June 7, 2017
You could have a feeling of peace with yourself and this may mean that today you could approach things with a sense of calm and serenity. It might be that you understand that there is little in life that truly is of immediate concern and that by simply being present to the things that happen to you is enough. This might be a good chance to observe yourself and your life from the vantage point of an outside observer. If you can practice this form of detachment, you may notice that when things do occur, you are much more able to separate yourself and merely watch without getting too emotionally involved. While you may not wish to do this constantly, if you can look upon your life from a different perspective today, you may find it easier to let things go and maintain greater sense of overall wellbeing.
I have been trying to follow this principle for so long, but its still very hard to not take things personally, when a neighbor yells at you if you ask to borrow a cup of milk... I was taking it personally, when I should realize she was probably having a bad day and worried about her husbands health... it hurt when she referenced if the milk was for my son and just too lazy to get it myself , ... and I had just visited the store and forgot the milk :( .... then being ignored when I say Hi... I try to say how my confident self (when I get the teaching job) would cheer me up ... to say don't let it bother you!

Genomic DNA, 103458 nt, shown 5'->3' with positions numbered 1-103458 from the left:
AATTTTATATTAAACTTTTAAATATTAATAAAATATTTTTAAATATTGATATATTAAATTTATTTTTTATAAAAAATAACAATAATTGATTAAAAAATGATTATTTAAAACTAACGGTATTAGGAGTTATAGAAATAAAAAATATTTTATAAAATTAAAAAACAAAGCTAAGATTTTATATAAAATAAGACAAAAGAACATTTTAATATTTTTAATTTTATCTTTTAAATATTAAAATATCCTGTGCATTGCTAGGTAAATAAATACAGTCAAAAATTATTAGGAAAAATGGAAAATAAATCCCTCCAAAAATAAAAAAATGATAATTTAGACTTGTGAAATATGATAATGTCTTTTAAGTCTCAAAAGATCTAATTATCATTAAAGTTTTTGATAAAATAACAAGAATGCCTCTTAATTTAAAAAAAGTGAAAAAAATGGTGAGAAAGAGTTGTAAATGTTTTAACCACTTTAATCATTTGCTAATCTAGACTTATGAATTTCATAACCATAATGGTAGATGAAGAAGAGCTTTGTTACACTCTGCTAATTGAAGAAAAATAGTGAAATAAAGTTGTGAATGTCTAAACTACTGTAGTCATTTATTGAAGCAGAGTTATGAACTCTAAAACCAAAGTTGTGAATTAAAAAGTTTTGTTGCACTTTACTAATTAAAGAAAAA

Being able to once in a while detach from our emotions and situations can give us a much more mindful awareness of ourselves, our actions, and of the present moment. At the moments when everything seems right with the world it is easy to forget that this inner serenity is fleeting one minute we may be calm and the next we might notice something that upsets us. But by learning to detach from the constant change that pervades everyday life today, you will be able to remain in the present, see that the things that happen to you will come to pass, and will experience true peace of mind.
I get down but then Im invigorated with an autistic student that wins a Rhodes Scholarship and is going to Oxford!
Kelly Fleming remembers the low point of raising her son, Jory.
He was eight years old when he spent an entire morning, afternoon and evening wailing uncontrollably. She still doesn’t know what set off the boy, who has autism and a metabolic disorder.
But the tough times seem more bearable now, at the high point. Last month, Jory, who is 22 with a feeding tube inserted in his stomach and braces on his legs, was awarded a Rhodes Scholarship.
In between came Ms. Fleming’s decision to give up on her own dream of practicing medicine, home schooling Jory, learning to read, a bird named Federer and finally college and a dog named Daisy.
“All children have amazing minds,” Ms. Fleming says. “Their brains…